Reaching out to those who work on procedural universe generation, you math geniuses (or maybe even directly to the I-Novae magicians ), I need some advice for my prototype to implement a robust “Travel-To-Target” strategy. No matter how simple it is.
I found some time to continue on my custom double implementation of Unity3D running as a sandbox within Unity3D, and utilizing Floating Point Projection to render large “double”-distances within Unity3D, I’ve finished my custom ransform-Class Extension that allows me to define positions on a Universe scale on a detailed sub-meter level. To do so each gameobject’s Transform stores a tuple with a “meter” and a “lightyear” value (both double types). You could image the lightyear coodinate of the tupel (e.g. 0,0,5) defines a “box” for the meter tupel wherein the meter coordinate is utilized from -9460730472580800.0d/2 (half a lightyear) to +9460730472580800.0d/2 (half a lightyear) range. That allows positioning on a precise submeter level (except for the very outer meter-tupel bounds where a bit of precision is lost, so to say while crossing border of a lightyear-“box” to the next one).
After implementing the instatiation of mesh-debug-prototypes of asteroids (that instanciate across a few lightseconds distances) and stars (that instanciate on a view multiple of ~1500 lightyears) I’d now like to add a simple travel mechanism for testing and to implement instanciation on a galaxy level.
However traveling turns out to be more complex than I thought, eventually one of you mathematicians can help My problem is that since I work with very large numbers for distances and velocity, I havent found a good way that prevents overshooting the target position or stopping too early, one that works with very different distances.
To find a initial working solution, for the ease of things at the begining the observer must have zero velocity.
I know the full distance from start to target once traveling is initiated.
For each physics-update in fixedupdate I know the remaining distance to the target as well as the distance already traveled, as well as the current velocity.
My current strategy is to split the overall travel-distance into phases, so an
- Acceleration Phase
- Travel Phase (constant velocity) and
- Deceleration phase.
Also for the ease of things I apply the same acceleration value in Phase 1) as well as for deceleration in Phase 3). Due to that I thought I could simply split the overall distance into 1/3 for each phase, calculate the velocity in Phase 2) which could e.g. be the velocity required to travel the distance in ~30 seconds, and lineary increase or decrease in Phase 1) and 3). Later my idea was to use the two point formula to check how much percentage of the distance of each phase is traveled and to smooth the acceleration using a sin.
However the condition changing between phases seems to be an issue, as the speed during traveling is at so distances that hight that even a moment too late makes the observer overshoot while too early makes the observer to stop too early. A typical travel speed to move to one of the next asteroids is approximately ~70Mm/s. So if the timing is not absolutely exact I miss the target during deceleration. So this static phase-approach might become a deadend.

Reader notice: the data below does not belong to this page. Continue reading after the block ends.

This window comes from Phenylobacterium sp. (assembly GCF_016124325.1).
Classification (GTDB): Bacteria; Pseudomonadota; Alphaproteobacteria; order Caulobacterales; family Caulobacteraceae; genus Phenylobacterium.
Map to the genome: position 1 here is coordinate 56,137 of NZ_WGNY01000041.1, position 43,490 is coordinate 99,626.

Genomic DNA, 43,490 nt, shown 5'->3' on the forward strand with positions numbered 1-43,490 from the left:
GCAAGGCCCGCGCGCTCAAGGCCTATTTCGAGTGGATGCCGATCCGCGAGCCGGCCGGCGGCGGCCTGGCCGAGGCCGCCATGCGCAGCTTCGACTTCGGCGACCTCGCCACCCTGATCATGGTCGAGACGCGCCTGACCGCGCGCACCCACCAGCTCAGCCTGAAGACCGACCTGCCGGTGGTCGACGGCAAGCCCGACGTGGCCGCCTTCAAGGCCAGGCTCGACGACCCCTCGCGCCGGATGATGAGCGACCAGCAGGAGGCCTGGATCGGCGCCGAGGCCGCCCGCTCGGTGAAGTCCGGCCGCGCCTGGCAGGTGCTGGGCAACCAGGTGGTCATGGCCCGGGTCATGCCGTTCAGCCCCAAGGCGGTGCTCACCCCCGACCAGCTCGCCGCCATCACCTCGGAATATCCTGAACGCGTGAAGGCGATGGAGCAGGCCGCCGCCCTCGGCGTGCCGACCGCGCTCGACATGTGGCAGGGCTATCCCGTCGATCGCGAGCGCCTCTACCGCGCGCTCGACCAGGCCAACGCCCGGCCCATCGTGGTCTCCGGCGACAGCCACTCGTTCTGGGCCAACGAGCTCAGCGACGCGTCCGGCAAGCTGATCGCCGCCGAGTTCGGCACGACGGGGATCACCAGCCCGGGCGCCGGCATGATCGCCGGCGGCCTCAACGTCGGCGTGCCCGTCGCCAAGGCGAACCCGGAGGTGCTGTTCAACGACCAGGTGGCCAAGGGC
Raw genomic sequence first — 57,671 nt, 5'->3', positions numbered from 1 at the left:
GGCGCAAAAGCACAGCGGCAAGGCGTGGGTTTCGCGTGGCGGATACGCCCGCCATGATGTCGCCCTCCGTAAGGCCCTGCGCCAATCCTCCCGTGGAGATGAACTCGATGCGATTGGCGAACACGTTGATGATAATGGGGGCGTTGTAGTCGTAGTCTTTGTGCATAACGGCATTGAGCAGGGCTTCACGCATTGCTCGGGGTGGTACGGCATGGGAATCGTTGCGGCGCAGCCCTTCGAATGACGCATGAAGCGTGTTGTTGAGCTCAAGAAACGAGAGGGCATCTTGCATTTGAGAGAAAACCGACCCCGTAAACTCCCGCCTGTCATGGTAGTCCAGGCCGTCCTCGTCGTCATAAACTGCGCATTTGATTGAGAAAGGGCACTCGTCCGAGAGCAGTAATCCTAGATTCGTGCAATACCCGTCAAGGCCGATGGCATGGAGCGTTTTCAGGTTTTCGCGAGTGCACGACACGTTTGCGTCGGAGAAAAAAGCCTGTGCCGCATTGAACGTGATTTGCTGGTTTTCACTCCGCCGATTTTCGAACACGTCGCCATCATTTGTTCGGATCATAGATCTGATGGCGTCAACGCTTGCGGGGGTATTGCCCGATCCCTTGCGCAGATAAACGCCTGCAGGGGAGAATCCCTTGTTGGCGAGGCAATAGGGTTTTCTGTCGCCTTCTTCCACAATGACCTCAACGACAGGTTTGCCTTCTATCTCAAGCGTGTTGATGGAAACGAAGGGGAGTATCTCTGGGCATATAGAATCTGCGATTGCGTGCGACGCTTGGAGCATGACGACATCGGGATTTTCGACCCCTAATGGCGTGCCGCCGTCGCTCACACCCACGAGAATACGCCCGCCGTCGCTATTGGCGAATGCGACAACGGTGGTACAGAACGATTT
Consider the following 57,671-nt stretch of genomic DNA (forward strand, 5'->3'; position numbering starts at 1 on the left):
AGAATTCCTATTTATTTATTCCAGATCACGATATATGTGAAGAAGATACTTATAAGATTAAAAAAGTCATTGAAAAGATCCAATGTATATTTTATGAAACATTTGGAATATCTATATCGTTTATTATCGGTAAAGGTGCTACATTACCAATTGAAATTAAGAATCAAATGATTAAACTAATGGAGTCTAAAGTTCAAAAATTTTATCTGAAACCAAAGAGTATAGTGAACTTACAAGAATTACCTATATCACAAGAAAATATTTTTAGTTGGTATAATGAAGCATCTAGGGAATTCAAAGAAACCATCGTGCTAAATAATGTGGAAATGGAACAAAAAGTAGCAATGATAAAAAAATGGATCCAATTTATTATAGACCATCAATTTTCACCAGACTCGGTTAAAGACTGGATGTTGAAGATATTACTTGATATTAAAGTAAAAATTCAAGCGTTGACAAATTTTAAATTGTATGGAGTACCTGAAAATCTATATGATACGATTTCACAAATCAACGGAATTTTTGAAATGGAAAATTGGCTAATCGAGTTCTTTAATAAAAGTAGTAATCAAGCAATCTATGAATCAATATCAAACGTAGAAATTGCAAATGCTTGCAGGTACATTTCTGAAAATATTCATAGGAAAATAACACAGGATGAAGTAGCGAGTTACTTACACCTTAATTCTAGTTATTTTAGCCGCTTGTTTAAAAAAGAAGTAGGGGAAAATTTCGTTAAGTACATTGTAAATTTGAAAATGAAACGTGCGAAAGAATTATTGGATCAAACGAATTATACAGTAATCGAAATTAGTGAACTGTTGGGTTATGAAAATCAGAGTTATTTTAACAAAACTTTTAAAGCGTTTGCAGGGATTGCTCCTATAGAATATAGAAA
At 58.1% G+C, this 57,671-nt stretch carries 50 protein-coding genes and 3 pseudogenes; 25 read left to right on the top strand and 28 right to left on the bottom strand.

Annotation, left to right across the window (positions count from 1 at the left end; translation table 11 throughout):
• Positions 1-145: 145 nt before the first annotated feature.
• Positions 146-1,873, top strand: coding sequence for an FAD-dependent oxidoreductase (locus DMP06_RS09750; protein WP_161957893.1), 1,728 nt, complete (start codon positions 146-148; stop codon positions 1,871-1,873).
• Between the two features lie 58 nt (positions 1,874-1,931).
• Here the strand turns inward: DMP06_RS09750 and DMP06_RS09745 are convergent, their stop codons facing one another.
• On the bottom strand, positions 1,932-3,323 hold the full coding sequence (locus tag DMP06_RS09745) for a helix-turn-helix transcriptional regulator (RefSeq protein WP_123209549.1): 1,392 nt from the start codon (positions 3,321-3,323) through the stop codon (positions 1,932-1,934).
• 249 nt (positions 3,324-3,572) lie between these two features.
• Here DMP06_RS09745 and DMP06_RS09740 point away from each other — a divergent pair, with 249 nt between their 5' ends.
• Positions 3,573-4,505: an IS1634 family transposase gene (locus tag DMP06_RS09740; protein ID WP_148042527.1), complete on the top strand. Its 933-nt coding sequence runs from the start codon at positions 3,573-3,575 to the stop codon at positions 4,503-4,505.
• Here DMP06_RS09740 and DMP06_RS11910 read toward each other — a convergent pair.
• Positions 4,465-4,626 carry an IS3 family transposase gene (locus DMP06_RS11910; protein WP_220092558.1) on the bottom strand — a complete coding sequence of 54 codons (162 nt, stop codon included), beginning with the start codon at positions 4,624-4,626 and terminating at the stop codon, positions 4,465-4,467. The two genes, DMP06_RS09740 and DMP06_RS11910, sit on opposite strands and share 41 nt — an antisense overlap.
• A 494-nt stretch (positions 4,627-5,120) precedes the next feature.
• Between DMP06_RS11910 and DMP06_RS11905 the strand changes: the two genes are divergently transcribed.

So I start to think that I need a more dynamic approach, not one that simply works on the overall distance being split. But maybe one that more relies on the remaining distance to the target.
What I’ve tried also was to
- Add a fourth phase 4) Reach_Target that would differently try to reach the desired position once I overshooted or stopped too early. In fact that was the only approach where I managed to reach the target position, however I don’t like that approach as it feels like a workaround.
- Calculate the predicted brake-distance to move from Phase 2) (travel) to Phase 3) (decelerate). However again the problem with the condition occured leading to overshoot or stop too early.
- Use the overall- and the current distance and calculate the related value between 0 and 2 using the two point formula, and throw the result into a sin function which then defines a percentage amount of a maximum velocity - and completely skip phases. Even though the velocity was smoothed nicely I didnt reach the target, and the time traveling takes became hard to control.
Does anyone of you have an idea what could work better? Any advice is very much appreciated!
I feel I need a first simple robust strategy before dealing with more complex situations (shorter or very very long distances, or non-zero velocity during travel initiation).
PS: Glad to add a video of the different approaches once I get the recording tool back to work
PPS: All hands down to those who manage to implement these problems with much more dynamics like in games like I-Novae or even real world situations (autocontrols in automotives)…